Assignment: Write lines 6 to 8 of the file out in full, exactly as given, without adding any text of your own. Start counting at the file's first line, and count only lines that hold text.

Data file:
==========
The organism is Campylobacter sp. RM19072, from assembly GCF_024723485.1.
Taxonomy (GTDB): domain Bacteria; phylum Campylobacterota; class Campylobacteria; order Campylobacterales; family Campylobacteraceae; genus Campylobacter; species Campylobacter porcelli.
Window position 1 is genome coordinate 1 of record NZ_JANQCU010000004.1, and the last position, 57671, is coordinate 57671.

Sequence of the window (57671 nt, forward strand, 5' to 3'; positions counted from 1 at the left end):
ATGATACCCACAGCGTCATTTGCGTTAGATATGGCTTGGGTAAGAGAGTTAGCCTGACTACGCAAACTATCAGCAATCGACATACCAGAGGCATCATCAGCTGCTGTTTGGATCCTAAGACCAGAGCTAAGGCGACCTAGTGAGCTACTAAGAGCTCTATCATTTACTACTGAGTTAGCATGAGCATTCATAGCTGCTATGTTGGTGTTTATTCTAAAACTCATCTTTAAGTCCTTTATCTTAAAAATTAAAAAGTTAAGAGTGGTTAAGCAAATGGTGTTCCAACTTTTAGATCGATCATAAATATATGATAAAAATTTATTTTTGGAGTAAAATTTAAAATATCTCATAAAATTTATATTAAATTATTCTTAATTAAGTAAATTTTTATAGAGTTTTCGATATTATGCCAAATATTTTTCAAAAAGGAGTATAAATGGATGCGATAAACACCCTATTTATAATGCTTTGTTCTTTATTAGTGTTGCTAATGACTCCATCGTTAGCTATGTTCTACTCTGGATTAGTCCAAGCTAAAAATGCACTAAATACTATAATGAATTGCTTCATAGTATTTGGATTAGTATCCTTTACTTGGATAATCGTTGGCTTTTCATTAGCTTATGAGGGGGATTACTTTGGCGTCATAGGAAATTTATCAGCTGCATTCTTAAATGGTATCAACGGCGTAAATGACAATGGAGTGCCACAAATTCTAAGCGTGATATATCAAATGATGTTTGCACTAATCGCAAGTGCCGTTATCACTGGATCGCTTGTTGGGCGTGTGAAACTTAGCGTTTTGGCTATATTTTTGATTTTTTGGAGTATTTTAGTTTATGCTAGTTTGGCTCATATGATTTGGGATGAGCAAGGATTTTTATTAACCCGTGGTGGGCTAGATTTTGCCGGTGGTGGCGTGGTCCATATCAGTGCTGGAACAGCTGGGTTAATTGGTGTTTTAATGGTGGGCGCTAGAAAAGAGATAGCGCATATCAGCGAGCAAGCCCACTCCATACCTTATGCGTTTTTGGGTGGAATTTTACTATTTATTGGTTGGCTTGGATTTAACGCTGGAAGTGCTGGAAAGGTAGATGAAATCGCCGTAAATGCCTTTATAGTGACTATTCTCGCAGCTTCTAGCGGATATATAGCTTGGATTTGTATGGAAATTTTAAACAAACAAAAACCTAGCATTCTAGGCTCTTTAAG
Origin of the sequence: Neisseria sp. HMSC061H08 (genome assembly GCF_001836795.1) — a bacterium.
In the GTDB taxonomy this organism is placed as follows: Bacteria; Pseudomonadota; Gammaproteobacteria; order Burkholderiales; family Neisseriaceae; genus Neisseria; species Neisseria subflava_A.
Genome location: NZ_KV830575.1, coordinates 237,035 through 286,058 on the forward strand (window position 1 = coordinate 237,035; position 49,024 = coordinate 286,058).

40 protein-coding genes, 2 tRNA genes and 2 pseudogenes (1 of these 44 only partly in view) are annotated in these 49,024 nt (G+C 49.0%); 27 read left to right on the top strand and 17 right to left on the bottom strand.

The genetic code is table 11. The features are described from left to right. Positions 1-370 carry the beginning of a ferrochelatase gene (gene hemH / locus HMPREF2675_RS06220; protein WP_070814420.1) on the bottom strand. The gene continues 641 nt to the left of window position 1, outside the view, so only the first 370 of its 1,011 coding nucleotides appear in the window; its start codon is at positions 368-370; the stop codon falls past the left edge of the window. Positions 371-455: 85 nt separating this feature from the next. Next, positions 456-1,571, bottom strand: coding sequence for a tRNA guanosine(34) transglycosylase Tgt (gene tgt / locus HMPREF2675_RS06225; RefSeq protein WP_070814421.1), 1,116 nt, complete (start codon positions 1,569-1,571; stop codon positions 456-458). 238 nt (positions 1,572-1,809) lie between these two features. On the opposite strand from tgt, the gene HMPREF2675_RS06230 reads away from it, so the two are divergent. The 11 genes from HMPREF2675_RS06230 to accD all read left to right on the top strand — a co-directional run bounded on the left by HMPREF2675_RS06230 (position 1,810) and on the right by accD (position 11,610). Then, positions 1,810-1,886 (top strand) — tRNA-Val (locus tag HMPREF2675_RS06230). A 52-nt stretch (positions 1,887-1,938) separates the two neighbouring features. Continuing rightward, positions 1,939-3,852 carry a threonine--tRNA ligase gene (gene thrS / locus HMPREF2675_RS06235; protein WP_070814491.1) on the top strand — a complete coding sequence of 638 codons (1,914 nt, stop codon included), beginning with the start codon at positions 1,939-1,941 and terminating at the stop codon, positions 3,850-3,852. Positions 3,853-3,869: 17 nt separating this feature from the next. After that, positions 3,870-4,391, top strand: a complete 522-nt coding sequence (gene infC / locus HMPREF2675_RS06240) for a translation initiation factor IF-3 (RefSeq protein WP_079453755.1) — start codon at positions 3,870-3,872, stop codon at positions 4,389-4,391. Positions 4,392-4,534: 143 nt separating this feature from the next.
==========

Origin of the sequence: Neisseria sp. HMSC061H08 (genome assembly GCF_001836795.1) — a bacterium.
In the GTDB taxonomy this organism is placed as follows: Bacteria; Pseudomonadota; Gammaproteobacteria; order Burkholderiales; family Neisseriaceae; genus Neisseria; species Neisseria subflava_A.
Genome location: NZ_KV830575.1, coordinates 237,035 through 286,058 on the forward strand (window position 1 = coordinate 237,035; position 49,024 = coordinate 286,058).